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Chargers draft analysis: Michael Badgley brings stability to kicking game

Chargers draft analysis: Michael Badgley brings stability to kicking game
Chargers kicker Michael Badgley celebrates with teammates Casey Hayward Jr., left, and Sam Tevi after hitting a 53-yard field goal in a wild-card playoff game against the Baltimore Ravens in January. (Robert Gauthier / Los Angeles Times)

As the Chargers prepare for the NFL draft, The Times will examine their roster. Part 4 of 8: Special teams.

Instead of an Achilles’ heel, the Chargers had an Achilles’ entire foot for far too long.

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Then a former-mullet-wearing rookie named Michael Badgley showed up last season and solved the team’s lingering nightmare at kicker.

After arriving in Week 6 following an injury to Caleb Sturgis, Badgley eventually won the starting job and settled what had been the Chargers’ most turbulent position over the past two seasons.

He is the only pure kicker on the roster at the moment — although teams typically bring in competition for training camp — the Chargers’ hope being Badgley would do nothing but tighten his grip on the job.

The one area they would like Badgley to improve, and coach Anthony Lynn has said he believes it will happen, is on kickoffs. They signed veteran Nick Rose to handle that assignment against New England in the playoffs.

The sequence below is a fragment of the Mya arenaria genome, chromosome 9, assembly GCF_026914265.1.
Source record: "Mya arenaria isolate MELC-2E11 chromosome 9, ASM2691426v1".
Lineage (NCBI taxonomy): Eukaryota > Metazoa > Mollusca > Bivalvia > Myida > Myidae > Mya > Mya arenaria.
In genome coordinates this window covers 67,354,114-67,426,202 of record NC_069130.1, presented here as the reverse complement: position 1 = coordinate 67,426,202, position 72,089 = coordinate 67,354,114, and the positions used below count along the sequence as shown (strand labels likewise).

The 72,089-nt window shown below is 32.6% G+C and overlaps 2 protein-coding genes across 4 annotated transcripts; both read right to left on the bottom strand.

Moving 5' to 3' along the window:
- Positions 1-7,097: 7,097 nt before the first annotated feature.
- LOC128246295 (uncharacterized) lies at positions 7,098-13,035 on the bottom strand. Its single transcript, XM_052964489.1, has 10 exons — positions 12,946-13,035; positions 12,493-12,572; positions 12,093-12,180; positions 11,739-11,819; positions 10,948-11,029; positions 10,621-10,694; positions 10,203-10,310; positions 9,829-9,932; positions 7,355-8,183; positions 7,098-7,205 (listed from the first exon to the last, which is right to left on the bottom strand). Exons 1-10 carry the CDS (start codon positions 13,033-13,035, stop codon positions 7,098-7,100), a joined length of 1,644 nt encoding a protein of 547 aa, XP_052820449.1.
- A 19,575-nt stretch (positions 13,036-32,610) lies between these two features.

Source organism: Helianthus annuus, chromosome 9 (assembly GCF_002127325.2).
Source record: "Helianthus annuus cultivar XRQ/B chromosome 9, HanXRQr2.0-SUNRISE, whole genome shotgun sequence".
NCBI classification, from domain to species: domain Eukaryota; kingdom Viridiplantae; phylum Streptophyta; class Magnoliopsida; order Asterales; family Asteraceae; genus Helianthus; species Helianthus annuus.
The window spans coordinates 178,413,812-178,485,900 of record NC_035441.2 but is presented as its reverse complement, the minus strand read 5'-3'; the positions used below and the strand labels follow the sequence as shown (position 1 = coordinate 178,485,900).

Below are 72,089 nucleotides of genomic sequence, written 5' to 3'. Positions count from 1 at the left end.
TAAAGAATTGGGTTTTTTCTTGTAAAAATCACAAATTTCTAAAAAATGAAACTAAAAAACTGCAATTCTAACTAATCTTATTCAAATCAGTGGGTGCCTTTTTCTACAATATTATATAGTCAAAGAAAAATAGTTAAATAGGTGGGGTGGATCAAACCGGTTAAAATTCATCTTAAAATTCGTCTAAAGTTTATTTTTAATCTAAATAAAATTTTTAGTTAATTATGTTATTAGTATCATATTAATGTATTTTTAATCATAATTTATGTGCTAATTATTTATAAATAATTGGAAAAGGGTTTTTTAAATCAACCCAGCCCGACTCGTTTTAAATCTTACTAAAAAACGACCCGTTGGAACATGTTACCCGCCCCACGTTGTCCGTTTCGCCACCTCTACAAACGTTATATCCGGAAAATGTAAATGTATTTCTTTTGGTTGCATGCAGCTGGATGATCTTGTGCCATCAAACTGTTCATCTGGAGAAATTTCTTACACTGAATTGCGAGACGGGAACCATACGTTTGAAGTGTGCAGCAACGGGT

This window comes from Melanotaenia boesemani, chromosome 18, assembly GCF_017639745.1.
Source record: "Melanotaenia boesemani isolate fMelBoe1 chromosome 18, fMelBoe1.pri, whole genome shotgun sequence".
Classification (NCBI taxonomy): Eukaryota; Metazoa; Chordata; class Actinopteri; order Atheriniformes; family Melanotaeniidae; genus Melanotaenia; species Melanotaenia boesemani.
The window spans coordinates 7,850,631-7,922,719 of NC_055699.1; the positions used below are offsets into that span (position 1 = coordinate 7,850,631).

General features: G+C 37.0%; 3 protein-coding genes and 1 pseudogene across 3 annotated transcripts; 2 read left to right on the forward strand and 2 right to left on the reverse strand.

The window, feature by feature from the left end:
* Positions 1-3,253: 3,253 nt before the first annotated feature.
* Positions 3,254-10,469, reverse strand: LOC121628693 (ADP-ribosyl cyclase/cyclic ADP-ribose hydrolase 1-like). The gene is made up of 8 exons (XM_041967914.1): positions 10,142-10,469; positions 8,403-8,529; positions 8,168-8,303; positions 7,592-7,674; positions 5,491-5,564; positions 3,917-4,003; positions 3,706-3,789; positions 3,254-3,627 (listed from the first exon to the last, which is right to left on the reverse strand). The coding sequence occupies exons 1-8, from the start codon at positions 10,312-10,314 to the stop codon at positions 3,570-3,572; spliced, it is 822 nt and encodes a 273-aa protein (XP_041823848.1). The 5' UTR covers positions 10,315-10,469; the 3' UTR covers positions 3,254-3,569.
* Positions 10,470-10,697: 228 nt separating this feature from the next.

Punter, however, is the kicking job that is now less certain. Drew Kaser was the starter last season until being replaced by Donnie Jones, a veteran the Chargers coaxed out of retirement.

They signed Ty Long from the Canadian Football League immediately after the season, the former Alabama-Birmingham player one option to also kick off. Long spent the past two years with the BC Lions, serving as their punter and kicker. He led the league with an average of 48.3 yards per punt over that span and also converted 82 of 93 field-goal attempts.

The Chargers have had the same long snapper for nearly nine years. Mike Windt joined the team midway through the 2010 season and has been a fixture since.

He’s a lot like Philip Rivers in that regard, only Windt’s passes go between his legs.

Last week, the Chargers signed Cole Mazza to compete with Windt after the Alliance of American Football fell apart. Mazza played collegiately at Alabama and then for the Birmingham Iron.

Under contract for 2019: Returner Travis Benjamin ($6.5 million), long snapper Mike Windt ($1.085 million), returner Desmond King ($715,000), kicker Michael Badgley ($570,000), punter Ty Long ($495,000), long snapper Cole Mazza ($495,000).

Free agents: With limited cap space, the Chargers still could attempt to add to their training camp depth in hopes of finding some help on special teams. Veteran linebacker Nick Dzubnar, signed as an undrafted free agent in 2015, has emerged as one of their top special-teams players.

Draft: Few teams can boast more success signing useful undrafted players than the Chargers. This is one area where general manager Tom Telesco’s regime has excelled. Following the 2019 draft, expect the team to again add players who will end up contributing, particularly on special teams.

Roster decisions: Cornerback Desmond King increased his already emerging value last season with his ability to return both kickoffs and punts. He was easily the Chargers’ top weapon and earned All-Pro honors. In an attempt to avoid overusing King, the team could try to employ wide receiver Travis Benjamin more as a returner in 2019. Benjamin was slowed by injury a year ago.

NEXT: Offensive line.

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